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Improve Enumerable.ToArray to avoid excessive copying for lazy enumerables #11208

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merged 4 commits into from Sep 28, 2016

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@jamesqo
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jamesqo commented Aug 28, 2016

The idea that instead of resizing the array (aka throwing it out and allocating a new one) and re-copying the data every time the sequence doesn't fit, we can instead keep the old array around, allocate a new one of size * 2, and just continue reading into the new array at index 0. This will require keeping around a list of arrays we've filled up so far, however the overhead of this list will be substantially less than the size of the data itself.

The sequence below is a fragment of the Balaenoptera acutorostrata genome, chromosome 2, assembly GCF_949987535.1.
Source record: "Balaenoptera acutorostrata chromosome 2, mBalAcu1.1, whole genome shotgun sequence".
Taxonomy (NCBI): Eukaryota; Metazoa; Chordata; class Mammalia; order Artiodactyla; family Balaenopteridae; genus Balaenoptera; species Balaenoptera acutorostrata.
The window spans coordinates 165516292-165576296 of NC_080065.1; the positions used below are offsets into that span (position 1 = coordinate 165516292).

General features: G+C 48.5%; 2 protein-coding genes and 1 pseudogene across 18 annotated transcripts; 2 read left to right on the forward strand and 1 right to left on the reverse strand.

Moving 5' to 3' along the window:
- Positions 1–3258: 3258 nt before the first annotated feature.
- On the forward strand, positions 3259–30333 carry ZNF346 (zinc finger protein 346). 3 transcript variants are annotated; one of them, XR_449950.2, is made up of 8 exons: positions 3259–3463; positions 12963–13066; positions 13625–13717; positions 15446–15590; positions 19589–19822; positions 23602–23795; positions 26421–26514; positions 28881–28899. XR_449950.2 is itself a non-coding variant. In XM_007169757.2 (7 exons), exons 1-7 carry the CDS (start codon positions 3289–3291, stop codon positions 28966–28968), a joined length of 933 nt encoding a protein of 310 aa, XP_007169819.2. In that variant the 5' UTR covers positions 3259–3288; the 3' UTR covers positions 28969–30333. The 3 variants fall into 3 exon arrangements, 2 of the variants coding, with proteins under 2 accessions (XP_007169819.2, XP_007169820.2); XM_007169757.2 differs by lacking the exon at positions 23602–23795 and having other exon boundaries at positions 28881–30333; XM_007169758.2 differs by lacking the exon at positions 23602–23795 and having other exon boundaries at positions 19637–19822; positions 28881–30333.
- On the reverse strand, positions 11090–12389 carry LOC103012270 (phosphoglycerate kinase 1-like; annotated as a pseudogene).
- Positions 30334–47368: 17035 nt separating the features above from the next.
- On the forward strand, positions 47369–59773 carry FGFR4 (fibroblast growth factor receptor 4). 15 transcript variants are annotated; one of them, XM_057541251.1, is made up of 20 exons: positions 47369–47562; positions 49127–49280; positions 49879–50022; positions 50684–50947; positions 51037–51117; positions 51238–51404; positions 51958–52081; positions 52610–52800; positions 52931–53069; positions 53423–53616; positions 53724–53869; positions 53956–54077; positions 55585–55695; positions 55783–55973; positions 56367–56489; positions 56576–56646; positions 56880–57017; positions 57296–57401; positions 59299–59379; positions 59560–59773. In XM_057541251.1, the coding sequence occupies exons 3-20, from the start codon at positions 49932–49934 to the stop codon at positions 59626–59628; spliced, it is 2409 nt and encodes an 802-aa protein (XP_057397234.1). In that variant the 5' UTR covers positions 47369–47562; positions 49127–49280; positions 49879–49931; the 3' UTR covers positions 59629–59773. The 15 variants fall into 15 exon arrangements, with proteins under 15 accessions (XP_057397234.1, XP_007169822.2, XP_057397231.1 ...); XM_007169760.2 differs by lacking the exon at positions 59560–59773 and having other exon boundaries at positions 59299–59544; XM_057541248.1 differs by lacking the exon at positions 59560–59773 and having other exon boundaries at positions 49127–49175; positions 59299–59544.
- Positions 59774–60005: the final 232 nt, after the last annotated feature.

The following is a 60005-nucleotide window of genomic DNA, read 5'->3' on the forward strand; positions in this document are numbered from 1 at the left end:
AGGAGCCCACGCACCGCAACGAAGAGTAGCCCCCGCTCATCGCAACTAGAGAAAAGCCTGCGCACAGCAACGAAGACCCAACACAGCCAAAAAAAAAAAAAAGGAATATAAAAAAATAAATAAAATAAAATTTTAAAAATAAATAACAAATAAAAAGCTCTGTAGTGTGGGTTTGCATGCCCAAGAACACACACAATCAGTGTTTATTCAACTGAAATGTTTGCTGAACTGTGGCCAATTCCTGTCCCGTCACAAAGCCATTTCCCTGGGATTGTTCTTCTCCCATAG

A visualization of what I'm talking about for a 300-length enumerable:

First array: [items 0-31]

List of arrays:
[0]: [items 32-63]
[1]: [items 64-127]
[2]: [items 128-255]

Current array: [items 256-299]

(I also put this in the comments to help future readers understand.)

Then when we need the final array to return from the method, we just calculate first.Length + list.Sum(a => a.Length) + indexWeFinishedReadingIntoInCurrentArray, pre-allocate an array of that size, and then copy each of the arrays into that array.

I opted to only use this algorithm for enumerables of > length 32, since for smaller sizes it will lead to increased fragmentation, and the overhead of the list allocation will probably be noticeable in comparison to, say, 20 elements. ~32 is also the threshold at around which Array.Copy starts getting faster than a for-loop.

Benchmark results

https://gist.github.com/jamesqo/399b72bf5de8e2cbd83d044836cbefa4 (includes results/source code)

You can see that the new implementation consistently has about 2/3 the gen0 collections as the old one.